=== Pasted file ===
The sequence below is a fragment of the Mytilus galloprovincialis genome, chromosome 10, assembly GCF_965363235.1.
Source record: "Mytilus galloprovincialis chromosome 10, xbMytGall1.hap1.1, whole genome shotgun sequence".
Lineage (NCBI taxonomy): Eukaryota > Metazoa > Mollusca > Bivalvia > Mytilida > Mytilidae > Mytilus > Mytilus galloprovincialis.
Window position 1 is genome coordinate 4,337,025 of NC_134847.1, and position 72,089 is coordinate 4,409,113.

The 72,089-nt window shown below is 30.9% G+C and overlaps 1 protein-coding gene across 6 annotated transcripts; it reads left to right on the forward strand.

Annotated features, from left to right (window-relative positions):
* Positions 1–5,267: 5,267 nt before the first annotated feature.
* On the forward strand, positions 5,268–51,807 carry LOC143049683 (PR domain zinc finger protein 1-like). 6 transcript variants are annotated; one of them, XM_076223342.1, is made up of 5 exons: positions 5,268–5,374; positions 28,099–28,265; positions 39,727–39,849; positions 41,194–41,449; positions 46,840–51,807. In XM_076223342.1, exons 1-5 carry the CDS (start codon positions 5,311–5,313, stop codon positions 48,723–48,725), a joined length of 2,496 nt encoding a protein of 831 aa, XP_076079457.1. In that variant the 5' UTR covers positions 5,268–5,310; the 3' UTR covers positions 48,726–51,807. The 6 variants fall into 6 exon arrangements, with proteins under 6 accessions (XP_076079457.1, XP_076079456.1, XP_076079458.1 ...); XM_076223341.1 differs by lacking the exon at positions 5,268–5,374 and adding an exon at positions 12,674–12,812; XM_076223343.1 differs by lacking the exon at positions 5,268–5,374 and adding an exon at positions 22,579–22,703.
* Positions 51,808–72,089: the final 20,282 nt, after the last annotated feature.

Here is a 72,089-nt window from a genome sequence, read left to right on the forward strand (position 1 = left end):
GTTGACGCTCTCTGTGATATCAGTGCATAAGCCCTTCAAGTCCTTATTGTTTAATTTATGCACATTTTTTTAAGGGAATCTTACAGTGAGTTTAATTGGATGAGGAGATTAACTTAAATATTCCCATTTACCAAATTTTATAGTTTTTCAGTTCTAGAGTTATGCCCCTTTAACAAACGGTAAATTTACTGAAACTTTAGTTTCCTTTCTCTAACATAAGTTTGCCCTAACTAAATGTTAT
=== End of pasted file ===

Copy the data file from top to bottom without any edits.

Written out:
The sequence below is a fragment of the Mytilus galloprovincialis genome, chromosome 10, assembly GCF_965363235.1.
Source record: "Mytilus galloprovincialis chromosome 10, xbMytGall1.hap1.1, whole genome shotgun sequence".
Lineage (NCBI taxonomy): Eukaryota > Metazoa > Mollusca > Bivalvia > Mytilida > Mytilidae > Mytilus > Mytilus galloprovincialis.
Window position 1 is genome coordinate 4,337,025 of NC_134847.1, and position 72,089 is coordinate 4,409,113.

The 72,089-nt window shown below is 30.9% G+C and overlaps 1 protein-coding gene across 6 annotated transcripts; it reads left to right on the forward strand.

Annotated features, from left to right (window-relative positions):
* Positions 1–5,267: 5,267 nt before the first annotated feature.
* On the forward strand, positions 5,268–51,807 carry LOC143049683 (PR domain zinc finger protein 1-like). 6 transcript variants are annotated; one of them, XM_076223342.1, is made up of 5 exons: positions 5,268–5,374; positions 28,099–28,265; positions 39,727–39,849; positions 41,194–41,449; positions 46,840–51,807. In XM_076223342.1, exons 1-5 carry the CDS (start codon positions 5,311–5,313, stop codon positions 48,723–48,725), a joined length of 2,496 nt encoding a protein of 831 aa, XP_076079457.1. In that variant the 5' UTR covers positions 5,268–5,310; the 3' UTR covers positions 48,726–51,807. The 6 variants fall into 6 exon arrangements, with proteins under 6 accessions (XP_076079457.1, XP_076079456.1, XP_076079458.1 ...); XM_076223341.1 differs by lacking the exon at positions 5,268–5,374 and adding an exon at positions 12,674–12,812; XM_076223343.1 differs by lacking the exon at positions 5,268–5,374 and adding an exon at positions 22,579–22,703.
* Positions 51,808–72,089: the final 20,282 nt, after the last annotated feature.

Here is a 72,089-nt window from a genome sequence, read left to right on the forward strand (position 1 = left end):
GTTGACGCTCTCTGTGATATCAGTGCATAAGCCCTTCAAGTCCTTATTGTTTAATTTATGCACATTTTTTTAAGGGAATCTTACAGTGAGTTTAATTGGATGAGGAGATTAACTTAAATATTCCCATTTACCAAATTTTATAGTTTTTCAGTTCTAGAGTTATGCCCCTTTAACAAACGGTAAATTTACTGAAACTTTAGTTTCCTTTCTCTAACATAAGTTTGCCCTAACTAAATGTTAT